In other words, the Ahmadi religion is essentially equated with blasphemy. The highest court of law in Pakistan, in no uncertain words, absolves any perpetrator of violence against the Ahmadis of any responsibility on the pretext of religious hurt caused by Ahmadi beliefs. Like Bakhtiar, Justice Chaudhary in glaringly contradictory terms wrote that “the Ahmadis like other minorities are free to profess their religion in this country and no one can take away that right of theirs, either by legislation or by executive orders”. In his opinion, the Ahmadis could continue to practise their religion as long as they respected the law and refrained from appropriating Islamic terminologies or misleading people about their actual faith. 

Read also: Being Ahmadi in Pakistan by I.A. Rehman 

The Supreme Court verdict of 1993 allowed the Ahmadis to coin their own terms, symbols, epithets and terminologies. However, it fails to even consider the basic issue that even if the Ahmadis accept their legal status as non-Muslims and follow the law as dictated by the Supreme Court verdict, they will still continue to believe in the prophetic status of Mirza Ghulam Ahmad which, according to their belief, is derived from the spiritual and religious authority of Prophet Muhammad himself. Such a statement, Justice Chaudhary and many others in Pakistan seem to think, is enough to bring a devout Muslim to the verge of committing any possible act to safeguard the dignity and honour of Prophet Muhammad. The Ulema in recent times have given fatwas that far from being a prophet or a revivalist of Islam, anyone who considers Mirza Ghulam Ahmed even as a Muslim is himself a kafir. 

In these circumstances, what exactly is the quantum of religious liberty allowed to the Ahmadis? Even if they do not refer to their form and place of worship as namaz and masjid respectively, they still have to fulfil the essential requirements of their faith, read the Quran, pay annual charity and perform the pilgrimage. Most importantly, what should be their description of an essential component for a distinctive faith structure that revolves around the status of Mirza Ghulam Ahmed as a prophet? 

In other words, how should the Ahmadis profess their faith in the prophetic status of Mirza Ghulam Ahmed without referring to Quran, Hadith and Prophet Muhammad? Unlike the Baha’is who originated from within the larger Islamic tradition and later branched off as a separate religion, the Ahmadis make no such claims of being a separate religion, even though they have, in the past, insisted on registering themselves as separate from mainstream Muslim groups.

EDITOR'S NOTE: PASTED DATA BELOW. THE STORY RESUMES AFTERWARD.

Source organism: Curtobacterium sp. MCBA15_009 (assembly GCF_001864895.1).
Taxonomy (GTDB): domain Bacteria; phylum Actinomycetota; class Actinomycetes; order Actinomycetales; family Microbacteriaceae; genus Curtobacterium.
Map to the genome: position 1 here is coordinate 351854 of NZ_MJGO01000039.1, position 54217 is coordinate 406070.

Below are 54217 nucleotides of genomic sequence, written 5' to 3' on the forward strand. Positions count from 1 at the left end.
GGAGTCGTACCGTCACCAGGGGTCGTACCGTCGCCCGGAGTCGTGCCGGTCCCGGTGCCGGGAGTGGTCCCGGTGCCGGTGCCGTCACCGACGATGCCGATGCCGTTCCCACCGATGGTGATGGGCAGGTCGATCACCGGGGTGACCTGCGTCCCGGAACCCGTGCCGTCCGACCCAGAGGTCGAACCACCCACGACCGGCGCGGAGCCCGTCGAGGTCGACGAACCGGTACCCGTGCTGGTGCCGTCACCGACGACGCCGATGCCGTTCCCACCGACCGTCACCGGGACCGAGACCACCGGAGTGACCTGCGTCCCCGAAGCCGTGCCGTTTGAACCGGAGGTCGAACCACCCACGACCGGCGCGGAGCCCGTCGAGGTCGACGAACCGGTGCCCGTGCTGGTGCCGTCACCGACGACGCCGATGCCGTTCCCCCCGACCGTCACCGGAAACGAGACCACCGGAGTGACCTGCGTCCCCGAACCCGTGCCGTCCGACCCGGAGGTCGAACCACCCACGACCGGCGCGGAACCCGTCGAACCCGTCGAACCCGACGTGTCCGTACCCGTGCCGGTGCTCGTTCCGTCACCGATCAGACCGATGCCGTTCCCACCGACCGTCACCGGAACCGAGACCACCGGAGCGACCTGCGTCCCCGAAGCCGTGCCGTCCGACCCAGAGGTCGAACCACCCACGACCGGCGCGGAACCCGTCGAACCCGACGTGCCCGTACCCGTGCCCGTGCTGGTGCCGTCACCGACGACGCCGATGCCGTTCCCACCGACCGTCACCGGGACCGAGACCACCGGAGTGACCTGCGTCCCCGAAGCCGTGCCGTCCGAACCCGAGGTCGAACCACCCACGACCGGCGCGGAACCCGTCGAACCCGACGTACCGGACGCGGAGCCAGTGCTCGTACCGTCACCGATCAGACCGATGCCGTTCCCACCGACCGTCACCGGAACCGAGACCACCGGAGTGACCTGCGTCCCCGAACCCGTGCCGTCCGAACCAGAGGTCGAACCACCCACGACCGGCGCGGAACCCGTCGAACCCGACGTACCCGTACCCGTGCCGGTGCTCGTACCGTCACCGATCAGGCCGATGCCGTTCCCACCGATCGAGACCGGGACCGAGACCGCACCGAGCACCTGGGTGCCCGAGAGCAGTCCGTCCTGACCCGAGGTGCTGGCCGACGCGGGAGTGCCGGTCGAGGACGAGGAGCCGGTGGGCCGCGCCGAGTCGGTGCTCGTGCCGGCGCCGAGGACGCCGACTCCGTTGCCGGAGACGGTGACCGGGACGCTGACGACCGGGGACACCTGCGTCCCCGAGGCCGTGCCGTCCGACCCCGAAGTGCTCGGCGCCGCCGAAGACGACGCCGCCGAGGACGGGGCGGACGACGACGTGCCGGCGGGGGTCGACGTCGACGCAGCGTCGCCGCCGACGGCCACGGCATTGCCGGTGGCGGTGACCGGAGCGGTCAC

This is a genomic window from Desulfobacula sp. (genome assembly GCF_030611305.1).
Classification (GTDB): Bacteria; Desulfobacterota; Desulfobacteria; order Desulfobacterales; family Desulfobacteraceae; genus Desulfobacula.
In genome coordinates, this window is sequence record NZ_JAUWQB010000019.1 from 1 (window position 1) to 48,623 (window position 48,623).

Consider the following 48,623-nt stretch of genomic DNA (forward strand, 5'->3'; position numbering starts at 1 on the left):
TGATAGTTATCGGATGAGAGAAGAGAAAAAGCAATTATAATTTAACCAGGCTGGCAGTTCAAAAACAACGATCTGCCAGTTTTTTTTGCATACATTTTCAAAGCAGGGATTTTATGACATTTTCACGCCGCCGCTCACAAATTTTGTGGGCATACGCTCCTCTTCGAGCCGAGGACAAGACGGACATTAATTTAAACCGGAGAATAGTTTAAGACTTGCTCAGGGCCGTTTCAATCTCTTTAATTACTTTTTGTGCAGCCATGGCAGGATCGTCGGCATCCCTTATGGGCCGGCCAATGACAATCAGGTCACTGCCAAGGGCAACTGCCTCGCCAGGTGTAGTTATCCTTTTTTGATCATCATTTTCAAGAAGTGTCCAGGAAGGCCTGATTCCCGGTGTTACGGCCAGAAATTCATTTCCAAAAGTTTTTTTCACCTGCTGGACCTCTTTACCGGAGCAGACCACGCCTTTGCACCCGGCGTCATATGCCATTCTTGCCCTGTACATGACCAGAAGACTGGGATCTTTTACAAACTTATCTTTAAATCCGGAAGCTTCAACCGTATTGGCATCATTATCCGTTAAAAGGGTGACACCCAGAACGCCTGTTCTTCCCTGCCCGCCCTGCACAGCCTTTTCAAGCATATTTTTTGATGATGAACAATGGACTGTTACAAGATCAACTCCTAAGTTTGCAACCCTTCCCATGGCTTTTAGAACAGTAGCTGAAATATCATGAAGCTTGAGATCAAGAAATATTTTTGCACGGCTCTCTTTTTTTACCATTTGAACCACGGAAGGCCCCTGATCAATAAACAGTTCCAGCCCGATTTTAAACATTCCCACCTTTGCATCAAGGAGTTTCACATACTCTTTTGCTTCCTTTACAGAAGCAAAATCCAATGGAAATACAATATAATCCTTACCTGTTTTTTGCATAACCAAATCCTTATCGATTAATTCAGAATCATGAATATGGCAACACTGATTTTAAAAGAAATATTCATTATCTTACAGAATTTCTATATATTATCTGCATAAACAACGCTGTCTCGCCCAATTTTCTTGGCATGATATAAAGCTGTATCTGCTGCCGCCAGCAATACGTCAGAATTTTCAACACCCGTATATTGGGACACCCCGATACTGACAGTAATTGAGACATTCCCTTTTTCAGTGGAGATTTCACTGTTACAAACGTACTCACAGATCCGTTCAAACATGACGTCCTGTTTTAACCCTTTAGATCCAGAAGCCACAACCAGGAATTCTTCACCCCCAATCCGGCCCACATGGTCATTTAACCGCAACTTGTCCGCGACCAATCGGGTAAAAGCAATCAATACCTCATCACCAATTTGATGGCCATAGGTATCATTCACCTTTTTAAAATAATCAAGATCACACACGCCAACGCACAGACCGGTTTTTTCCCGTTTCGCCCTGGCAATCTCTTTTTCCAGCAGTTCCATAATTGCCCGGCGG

All the constitutional changes, ordinances issued and judicial verdicts share the same contradiction: they declare the Ahmadis as non-Muslims, or a minority because of their allegedly heretic religious beliefs and subversive political activities, and yet vouch to guarantee their religious and political rights as a non-Muslim minority. If the Ahmadi religion is a conspiracy against Islam, as stated by Justice Chaudhary, why does he in the same breath state that the constitution guarantees their right to profess religion? 

After all, in his words, Pakistan is an ideological state and should fight against such conspiracy. Simply by disallowing the Ahmadis from calling themselves Muslims is not enough. Even if the Ahmadis agree to call their religion Mirzayyat/Qadiyaniyyat sponsored by anti-Islamic forces, they cannot be allowed to profess and propagate their religion as it would then clash with the avowed ideological basis of the state. 

So if the reasoning followed by Yahya Bakhtiar and Justice Chaudhary and his peers is taken to its logical conclusion, Ahmadism, being a conspiracy against Islam, should be banned in Pakistan. The ulema would certainly welcome such a step. In fact, I will be surprised if they have not already made such a demand. Not that the absence of a ban has meant freedom to profess, practise and propagate their religion for the Ahmadis. It has simply meant the existence of an uncertain situation in which anti-Ahmadi laws can be invoked anytime on the pretext of blasphemy, hurting of religious sentiments and possession of inflammatory literature to result in widespread acts of violence or state oppression. 

The Pakistani state, not because of any regard for the life and property of the Ahmadis but because of the fear and pressure of international backlash, has refrained from taking the ‘logical’ step of banning Ahmadiyyat as a cult/organisation and labelling every Ahmadi as a potential enemy of the state and a blasphemer. At the same time, it has allowed the very framing of the ‘Ahmadi question’ in Pakistani parliament and courts along these lines. It has then left it to private individuals to deal with potential blasphemers and disloyal citizens of the Pakistani state. 

The constitutional safeguards offer no protection and guarantee no rights against this criminalisation of the very existence of Ahmadis. It can only be undone by revisiting the debates and processes that criminalised the religious and political identity of Ahmadis. Until and unless this happens, people like Shakoor bhai will continue to suffer. 


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Ali Usman Qasmi is assistant professor of History at LUMS




Read original post here:  Pakistan: Beyond 2nd Amendment | Ali Usman Qasmi